New Writing North Northern Writers' Awards

Having submitted to the Penguin Random House UK mentoring programme today with my current WIP, I thought I would share details of the New Writing North Northern Writers' Awards FREE Writers Roadshows which are coming up.  I have already booked for the Leeds one, so I thought I would share the information with my followers so that you can book too:


.
      October 2016
Northern Writers' Awards
Writers roadshows across the North of England
It’s that time of year again: the Northern Writers’ Awards opens for entry on Wednesday 23 November, and to spread the word we’re travelling around the North, meeting writers and talking to them about the awards and the many other opportunities available to develop their careers.

This year our Northern Writers’ Awards roadshows are visiting Sheffield, Leeds, Preston and Middlesbrough. Each roadshow is aimed at writing in a particular genre and will feature experienced writers, editors and publishers/broadcasters.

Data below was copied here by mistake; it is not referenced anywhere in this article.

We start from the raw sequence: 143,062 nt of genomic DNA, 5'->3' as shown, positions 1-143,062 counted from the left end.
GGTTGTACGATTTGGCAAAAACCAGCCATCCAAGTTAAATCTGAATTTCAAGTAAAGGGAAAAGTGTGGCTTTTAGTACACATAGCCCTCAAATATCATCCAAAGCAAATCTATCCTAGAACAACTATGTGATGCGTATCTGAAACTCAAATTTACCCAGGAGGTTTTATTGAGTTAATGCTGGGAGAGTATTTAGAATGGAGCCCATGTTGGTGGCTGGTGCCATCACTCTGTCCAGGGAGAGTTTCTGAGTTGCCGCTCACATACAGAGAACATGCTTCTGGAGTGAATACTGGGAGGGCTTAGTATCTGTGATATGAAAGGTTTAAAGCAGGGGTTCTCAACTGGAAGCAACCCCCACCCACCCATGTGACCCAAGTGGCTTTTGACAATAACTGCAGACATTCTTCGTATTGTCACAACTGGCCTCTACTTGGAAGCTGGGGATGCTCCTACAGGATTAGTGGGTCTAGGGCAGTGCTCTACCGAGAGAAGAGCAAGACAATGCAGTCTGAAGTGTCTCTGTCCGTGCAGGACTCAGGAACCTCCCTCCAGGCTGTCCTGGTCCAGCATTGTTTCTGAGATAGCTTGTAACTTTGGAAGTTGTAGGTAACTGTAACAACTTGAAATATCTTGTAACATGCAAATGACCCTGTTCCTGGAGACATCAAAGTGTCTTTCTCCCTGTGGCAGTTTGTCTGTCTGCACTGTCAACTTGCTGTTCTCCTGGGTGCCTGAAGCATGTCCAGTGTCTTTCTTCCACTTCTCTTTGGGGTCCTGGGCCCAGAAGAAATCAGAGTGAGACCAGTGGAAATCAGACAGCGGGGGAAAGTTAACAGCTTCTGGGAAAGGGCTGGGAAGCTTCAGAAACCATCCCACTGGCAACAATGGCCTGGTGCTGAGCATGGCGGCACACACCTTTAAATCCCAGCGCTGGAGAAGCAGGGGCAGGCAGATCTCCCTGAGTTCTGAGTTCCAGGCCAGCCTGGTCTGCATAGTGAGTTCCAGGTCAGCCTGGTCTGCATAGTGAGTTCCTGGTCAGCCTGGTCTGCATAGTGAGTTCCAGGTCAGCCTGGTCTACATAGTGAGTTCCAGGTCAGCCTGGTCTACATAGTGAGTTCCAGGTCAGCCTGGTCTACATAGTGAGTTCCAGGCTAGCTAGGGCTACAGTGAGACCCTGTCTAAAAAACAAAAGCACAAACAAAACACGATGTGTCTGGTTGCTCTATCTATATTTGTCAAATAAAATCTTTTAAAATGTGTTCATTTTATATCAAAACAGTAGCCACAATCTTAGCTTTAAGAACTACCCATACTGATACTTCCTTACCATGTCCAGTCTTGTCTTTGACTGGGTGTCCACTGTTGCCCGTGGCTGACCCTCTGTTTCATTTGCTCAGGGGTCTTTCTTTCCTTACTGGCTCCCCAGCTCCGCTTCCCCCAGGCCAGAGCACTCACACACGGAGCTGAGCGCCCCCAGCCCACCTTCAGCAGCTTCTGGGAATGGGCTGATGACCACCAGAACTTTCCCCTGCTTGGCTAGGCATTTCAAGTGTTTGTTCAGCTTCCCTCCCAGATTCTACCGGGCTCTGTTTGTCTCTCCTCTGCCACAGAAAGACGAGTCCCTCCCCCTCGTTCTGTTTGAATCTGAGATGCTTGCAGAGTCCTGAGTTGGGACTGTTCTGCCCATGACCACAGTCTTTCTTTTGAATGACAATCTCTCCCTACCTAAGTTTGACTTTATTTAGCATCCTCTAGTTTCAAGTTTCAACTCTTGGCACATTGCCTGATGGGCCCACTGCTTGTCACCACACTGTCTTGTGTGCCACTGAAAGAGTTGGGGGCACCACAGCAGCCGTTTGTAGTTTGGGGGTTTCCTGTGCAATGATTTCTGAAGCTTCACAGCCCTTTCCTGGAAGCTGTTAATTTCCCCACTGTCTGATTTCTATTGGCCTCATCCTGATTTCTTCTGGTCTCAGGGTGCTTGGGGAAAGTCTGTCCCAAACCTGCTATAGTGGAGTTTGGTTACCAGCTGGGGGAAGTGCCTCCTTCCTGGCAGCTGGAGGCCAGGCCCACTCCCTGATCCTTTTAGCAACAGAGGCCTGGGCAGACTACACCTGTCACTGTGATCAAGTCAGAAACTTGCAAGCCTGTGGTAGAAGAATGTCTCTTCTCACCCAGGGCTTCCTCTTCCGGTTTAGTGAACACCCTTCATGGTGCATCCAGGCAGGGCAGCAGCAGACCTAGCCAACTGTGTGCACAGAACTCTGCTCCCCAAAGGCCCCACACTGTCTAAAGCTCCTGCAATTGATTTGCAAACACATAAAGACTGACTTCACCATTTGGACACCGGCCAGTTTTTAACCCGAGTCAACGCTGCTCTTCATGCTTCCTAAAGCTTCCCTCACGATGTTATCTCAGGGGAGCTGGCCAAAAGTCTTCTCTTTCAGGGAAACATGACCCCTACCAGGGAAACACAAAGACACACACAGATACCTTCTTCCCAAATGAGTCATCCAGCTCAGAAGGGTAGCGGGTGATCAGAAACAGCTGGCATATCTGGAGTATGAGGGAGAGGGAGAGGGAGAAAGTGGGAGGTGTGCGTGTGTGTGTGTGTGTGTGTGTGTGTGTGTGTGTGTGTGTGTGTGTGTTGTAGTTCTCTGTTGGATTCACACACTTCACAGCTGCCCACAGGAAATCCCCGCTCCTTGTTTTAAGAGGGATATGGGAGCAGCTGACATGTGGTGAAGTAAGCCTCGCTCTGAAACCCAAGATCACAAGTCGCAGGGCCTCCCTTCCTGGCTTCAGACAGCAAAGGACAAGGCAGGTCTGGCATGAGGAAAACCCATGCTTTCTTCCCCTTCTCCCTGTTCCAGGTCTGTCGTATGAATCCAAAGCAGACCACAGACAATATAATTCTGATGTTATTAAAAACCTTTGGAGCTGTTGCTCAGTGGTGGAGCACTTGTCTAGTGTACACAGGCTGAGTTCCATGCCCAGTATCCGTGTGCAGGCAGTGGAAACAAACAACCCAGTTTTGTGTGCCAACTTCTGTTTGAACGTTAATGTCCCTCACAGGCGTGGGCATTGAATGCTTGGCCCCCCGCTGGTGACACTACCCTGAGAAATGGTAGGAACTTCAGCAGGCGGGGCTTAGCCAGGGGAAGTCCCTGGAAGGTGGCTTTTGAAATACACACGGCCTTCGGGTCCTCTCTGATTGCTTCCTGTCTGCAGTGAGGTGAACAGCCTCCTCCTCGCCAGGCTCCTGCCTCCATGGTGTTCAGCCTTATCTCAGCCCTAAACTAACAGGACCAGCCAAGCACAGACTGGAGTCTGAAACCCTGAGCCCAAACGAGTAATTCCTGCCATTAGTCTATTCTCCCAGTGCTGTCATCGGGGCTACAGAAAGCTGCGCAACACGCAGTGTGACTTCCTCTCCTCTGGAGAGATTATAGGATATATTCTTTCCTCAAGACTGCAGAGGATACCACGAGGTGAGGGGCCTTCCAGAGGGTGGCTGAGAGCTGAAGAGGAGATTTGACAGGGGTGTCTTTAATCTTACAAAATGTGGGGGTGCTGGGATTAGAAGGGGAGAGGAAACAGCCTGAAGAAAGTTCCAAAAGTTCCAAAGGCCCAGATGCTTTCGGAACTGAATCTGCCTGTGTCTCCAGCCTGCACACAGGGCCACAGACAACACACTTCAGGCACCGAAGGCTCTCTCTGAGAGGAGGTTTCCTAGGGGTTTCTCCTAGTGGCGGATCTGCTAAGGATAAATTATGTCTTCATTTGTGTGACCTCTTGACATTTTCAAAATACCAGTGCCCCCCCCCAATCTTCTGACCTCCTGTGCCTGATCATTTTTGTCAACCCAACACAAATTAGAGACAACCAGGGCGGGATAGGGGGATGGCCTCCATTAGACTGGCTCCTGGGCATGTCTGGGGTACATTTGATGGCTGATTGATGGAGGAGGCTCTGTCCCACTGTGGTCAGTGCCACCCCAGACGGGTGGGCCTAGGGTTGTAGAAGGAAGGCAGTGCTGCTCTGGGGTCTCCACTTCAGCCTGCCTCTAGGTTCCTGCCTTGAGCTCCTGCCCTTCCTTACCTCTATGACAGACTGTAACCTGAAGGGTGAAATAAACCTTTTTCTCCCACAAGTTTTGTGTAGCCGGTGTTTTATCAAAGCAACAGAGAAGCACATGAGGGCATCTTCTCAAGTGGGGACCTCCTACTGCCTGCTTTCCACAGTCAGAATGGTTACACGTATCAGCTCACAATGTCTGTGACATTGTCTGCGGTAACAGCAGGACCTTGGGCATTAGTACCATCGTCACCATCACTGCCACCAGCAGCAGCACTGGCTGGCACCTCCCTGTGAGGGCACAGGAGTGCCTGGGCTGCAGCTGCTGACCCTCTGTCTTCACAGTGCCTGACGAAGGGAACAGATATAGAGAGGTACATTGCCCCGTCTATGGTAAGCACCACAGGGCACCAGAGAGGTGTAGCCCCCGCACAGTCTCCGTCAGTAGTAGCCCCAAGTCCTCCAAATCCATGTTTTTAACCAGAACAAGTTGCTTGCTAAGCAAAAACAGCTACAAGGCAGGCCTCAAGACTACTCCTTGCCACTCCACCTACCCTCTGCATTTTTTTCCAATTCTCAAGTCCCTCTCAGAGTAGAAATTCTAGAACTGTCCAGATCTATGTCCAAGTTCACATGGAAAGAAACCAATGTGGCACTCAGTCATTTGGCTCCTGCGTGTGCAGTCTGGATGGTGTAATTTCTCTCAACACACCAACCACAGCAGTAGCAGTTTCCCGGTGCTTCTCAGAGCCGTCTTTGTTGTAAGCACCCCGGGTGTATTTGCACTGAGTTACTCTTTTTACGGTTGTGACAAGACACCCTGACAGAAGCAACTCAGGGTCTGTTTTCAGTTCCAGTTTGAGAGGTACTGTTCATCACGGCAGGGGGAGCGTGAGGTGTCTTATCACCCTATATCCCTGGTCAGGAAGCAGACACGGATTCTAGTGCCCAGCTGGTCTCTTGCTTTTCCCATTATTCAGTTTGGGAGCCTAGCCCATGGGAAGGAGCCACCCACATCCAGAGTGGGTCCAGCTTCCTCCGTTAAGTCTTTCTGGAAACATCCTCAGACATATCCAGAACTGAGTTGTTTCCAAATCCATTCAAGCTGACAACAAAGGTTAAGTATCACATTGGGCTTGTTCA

The roadshows are free to attend and will equip you with practical knowledge for developing your writing career, whether or not you are planning to enter this year’s Northern Writers’ Awards.
These events are also an excellent place to meet and network with fellow writers. The feedback from our roadshows is always overwhelmingly positive and places tend to book up quickly.

Reserve your place now via the links below.

We’ll also be at the National Creative Writing Graduate Fair on Friday 4 November, taking part in a panel about the future of publishing and hosting a Northern Writers’ Awards stall. Come and see us!

The Northern Writers' Awards 2017 open for entry on 23 November 2016 until 2 February 2017. The awards identify writing talent and support writers to complete work-in-progress towards publication or broadcast. They are open to writers at all stages of their careers, based in the North of England, and awards can include mentoring, development opportunities and cash awards. Find out more at www.northernwritersawards.com

Saturday 19 November, 11am-3.30pm, Sheffield
Hosted by New Writing North in partnership with the Poetry Business
Saturday 26 November, 11am-3pm, Leeds
Hosted by New Writing North
Saturday 3 December, 11am-3.30pm, Preston
Hosted by New Writing North and Channel 4 in partnership with They Eat Culture
Thursday 15 December, 6pm-8.30pm, Middlesbrough
Hosted by New Writing North in partnership with Writers Block North East
Share this newsletter FacebookTwitterMore...View New Writing North’s newsletter archive
 
 
 
 
 
 
© New Writing North 2016